May 13 is the anniversary of the apparition of Our Lady to three shepherd children in the small village of Fatima in Portugal in 1917. She appeared six times to Lucia, 9, and her cousins Francisco, 8, and his sister Jacinta, 6, between May 13, 1917 and October 13, 1917. The story of Fatima begins in 1916, when, against the backdrop of the First World War which had introduced Europe to the most horrific and powerful forms of warfare yet seen, and a year before the Communist revolution would plunge Russia and later Eastern Europe into six decades of oppression under militant atheistic governments, a resplendent figure appeared to the three children who were in the field tending the family sheep. “I am the Angel of Peace,” said the figure, who appeared to them two more times that year exhorting them to accept the sufferings that the Lord allowed them to undergo as an act of reparation for the sins which offend Him, and to pray constantly for the conversion of sinners. Then, on the 13th day of the month of Our Lady, May 1917, an apparition of ‘a woman all in white, more brilliant than the sun’ presented itself to the three children saying “Please don’t be afraid of me, I’m not going to harm you.” Lucia asked her where she came from and she responded, “I come from Heaven.” The woman wore a white mantle edged with gold and held a rosary in her hand. The woman asked them to pray and devote themselves to the Holy Trinity and to “say the Rosary every day, to bring peace to the world and an end to the war.” She also revealed that the children would suffer, especially from the unbelief of their friends and families, and that the two younger children, Francisco and Jacinta would be taken to Heaven very soon but Lucia would live longer in order to spread her message and devotion to the Immaculate Heart. In the last apparition the woman revealed her name in response to Lucia’s question: “I am the Lady of the Rosary.” That same day, 70,000 people had turned out to witness the apparition, following a promise by the woman that she would show the people that the apparitions were true. They saw the sun make three circles and move around the sky in an incredible zigzag movement in a manner which left no doubt in their minds about the veracity of the apparitions. By 1930 the Bishop had approved of the apparitions and they have been approved by the Church as authentic. The messages Our Lady imparted during the apparitions to the children concerned the violent trials that would afflict the world by means of war, starvation, and the persecution of the Church and the Holy Father in the twentieth century if the world did not make reparation for sins. She exhorted the Church to pray and offer sacrifices to God in order that peace may come upon the world, and that the trials may be averted. Our Lady of Fatima revealed three prophetic “secrets,” the first two of which were revealed earlier and refer to the vision of hell and the souls languishing there, the request for an ardent devotion to the Immaculate Heart of Mary, the prediction of the Second World War, and finally the prediction of the immense damage that Russia would do to humanity by abandoning the Christian faith and embracing Communist totalitarianism. The third “secret” was not revealed until the year 2000, and referred to the persecutions that humanity would undergo in the last century: “The good will be martyred; the Holy Father will have much to suffer; various nations will be annihilated'”. The suffering of the popes of the 20th century has been interpreted to include the assassination attempt on Pope John Paul II in 1981, which took place on May 13, the 64th anniversary of the apparitions. The Holy Father attributed his escape from certain death to the intervention of Our Lady: “... it was a mother's hand that guided the bullet's path and in his throes the Pope halted at the threshold of death.” What is the central meaning of the message of Fatima? Nothing different from what the Church has always taught: it is, as Cardinal Ratzinger, now Pope Benedict the XVI, has put it, “the exhortation to prayer as the path of “salvation for souls” and, likewise, the summons to penance and conversion.” Perhaps the most well-known utterance of the apparition of Our Lady at Fatima was her confident declaration that “My Immaculate Heart will triumph”. Cardinal Ratzinger has interpreted this utterance as follows: “The Heart open to God, purified by contemplation of God, is stronger than guns and weapons of every kind. The fiat of Mary, the word of her heart, has changed the history of the world, because it brought the Saviour into the world—because, thanks to her Yes, God could become man in our world and remains so for all time. The Evil One has power in this world, as we see and experience continually; he has power because our freedom continually lets itself be led away from God. But since God himself took a human heart and has thus steered human freedom towards what is good, the freedom to choose evil no longer has the last word. From that time forth, the word that prevails is this: “In the world you will have tribulation, but take heart; I have overcome the world” (Jn 16:33). The message of Fatima invites us to trust in this promise.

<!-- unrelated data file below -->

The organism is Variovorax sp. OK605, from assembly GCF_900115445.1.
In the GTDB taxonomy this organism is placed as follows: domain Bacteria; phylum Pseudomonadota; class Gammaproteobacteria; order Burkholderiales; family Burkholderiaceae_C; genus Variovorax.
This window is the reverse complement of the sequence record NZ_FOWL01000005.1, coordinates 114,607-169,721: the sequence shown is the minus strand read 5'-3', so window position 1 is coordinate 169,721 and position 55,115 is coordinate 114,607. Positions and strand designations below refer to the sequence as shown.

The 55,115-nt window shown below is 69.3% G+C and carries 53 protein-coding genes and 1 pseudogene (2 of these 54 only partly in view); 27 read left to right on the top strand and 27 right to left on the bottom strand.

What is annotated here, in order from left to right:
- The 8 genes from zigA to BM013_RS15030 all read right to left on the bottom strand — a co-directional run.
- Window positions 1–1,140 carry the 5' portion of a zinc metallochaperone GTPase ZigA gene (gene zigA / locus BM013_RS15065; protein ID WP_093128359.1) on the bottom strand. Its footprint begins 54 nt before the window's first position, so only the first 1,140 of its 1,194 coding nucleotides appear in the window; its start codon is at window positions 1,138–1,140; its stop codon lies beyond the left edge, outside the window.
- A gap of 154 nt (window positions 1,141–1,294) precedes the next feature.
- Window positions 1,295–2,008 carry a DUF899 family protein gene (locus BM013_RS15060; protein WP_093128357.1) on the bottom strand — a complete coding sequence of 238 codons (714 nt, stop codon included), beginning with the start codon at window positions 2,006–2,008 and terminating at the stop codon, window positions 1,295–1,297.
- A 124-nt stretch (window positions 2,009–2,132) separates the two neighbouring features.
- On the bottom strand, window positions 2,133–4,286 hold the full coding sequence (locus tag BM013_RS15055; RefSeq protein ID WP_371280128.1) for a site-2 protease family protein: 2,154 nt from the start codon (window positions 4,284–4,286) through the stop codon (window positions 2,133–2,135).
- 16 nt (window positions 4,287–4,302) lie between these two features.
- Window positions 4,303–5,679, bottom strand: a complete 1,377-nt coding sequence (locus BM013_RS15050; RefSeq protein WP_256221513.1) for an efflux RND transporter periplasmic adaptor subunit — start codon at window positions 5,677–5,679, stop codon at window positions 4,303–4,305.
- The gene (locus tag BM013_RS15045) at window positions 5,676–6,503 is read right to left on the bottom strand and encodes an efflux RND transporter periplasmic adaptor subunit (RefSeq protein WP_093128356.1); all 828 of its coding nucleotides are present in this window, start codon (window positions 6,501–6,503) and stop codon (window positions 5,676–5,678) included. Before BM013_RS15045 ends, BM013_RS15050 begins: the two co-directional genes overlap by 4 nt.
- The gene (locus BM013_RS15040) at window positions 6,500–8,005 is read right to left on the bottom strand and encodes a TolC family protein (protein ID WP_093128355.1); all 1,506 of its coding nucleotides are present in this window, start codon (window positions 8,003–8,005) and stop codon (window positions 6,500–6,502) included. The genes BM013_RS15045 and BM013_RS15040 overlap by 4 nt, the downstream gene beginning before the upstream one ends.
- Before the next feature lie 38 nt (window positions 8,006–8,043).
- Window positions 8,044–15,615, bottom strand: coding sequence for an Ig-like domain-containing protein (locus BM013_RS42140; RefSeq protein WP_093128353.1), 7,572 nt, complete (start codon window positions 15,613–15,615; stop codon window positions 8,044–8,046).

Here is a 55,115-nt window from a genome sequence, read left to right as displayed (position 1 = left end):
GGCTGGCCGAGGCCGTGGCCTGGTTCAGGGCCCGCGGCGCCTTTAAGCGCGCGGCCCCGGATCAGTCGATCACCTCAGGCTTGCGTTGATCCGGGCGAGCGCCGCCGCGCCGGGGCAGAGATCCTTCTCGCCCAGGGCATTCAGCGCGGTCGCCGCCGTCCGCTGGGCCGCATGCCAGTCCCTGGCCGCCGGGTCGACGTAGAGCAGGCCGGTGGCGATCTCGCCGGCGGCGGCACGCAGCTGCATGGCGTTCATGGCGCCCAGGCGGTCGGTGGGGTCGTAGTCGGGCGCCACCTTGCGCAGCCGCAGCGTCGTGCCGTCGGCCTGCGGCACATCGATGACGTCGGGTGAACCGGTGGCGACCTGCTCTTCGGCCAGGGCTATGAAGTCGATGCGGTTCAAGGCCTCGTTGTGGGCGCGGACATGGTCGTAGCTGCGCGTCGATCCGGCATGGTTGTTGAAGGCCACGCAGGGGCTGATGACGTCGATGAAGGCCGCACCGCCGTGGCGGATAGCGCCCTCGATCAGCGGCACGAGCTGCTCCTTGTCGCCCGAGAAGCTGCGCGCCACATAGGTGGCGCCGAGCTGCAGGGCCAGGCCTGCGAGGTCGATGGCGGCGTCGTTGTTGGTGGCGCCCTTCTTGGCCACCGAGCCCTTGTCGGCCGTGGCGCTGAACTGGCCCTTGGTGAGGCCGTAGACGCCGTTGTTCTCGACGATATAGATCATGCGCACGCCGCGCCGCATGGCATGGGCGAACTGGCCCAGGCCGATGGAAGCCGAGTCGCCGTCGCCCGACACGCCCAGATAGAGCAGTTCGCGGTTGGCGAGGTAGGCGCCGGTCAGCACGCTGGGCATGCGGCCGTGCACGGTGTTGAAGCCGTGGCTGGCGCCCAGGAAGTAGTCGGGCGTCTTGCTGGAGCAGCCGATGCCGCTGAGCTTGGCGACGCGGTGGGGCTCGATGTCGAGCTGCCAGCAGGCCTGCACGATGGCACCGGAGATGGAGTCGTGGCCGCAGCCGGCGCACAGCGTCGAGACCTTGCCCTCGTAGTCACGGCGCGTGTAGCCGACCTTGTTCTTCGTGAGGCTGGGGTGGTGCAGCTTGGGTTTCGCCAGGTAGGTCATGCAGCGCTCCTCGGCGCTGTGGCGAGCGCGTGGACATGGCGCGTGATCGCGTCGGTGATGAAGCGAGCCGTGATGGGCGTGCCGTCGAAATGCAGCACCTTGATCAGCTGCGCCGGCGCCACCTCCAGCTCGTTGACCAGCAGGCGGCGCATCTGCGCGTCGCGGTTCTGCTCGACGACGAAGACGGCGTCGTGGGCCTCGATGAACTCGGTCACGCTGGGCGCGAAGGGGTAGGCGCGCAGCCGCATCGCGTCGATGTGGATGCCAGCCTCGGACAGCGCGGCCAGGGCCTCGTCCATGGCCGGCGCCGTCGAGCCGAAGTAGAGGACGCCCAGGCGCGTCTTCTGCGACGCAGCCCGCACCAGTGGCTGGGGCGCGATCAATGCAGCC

The gift of Piety begets in our hearts a filial affection for God as our most loving Father. It inspires us to love and respect for His sake persons and things consecrated to Him, as well as those who are vested with His authority, His Blessed Mother and the Saints, the Church and its visible Head, our parents and superiors, our country and its rulers. He who is filled with the gift of Piety finds the practice of his religion, not a burdensome duty, but a delightful service. Where there is love, there is no labor.
Come, O Blessed Spirit of Piety, possess my heart. Enkindle therein such a love for God that I may find satisfaction only in His service, and for His sake lovingly submit to all legitimate authority. Amen.
Glory be to the Father SEVEN TIMES.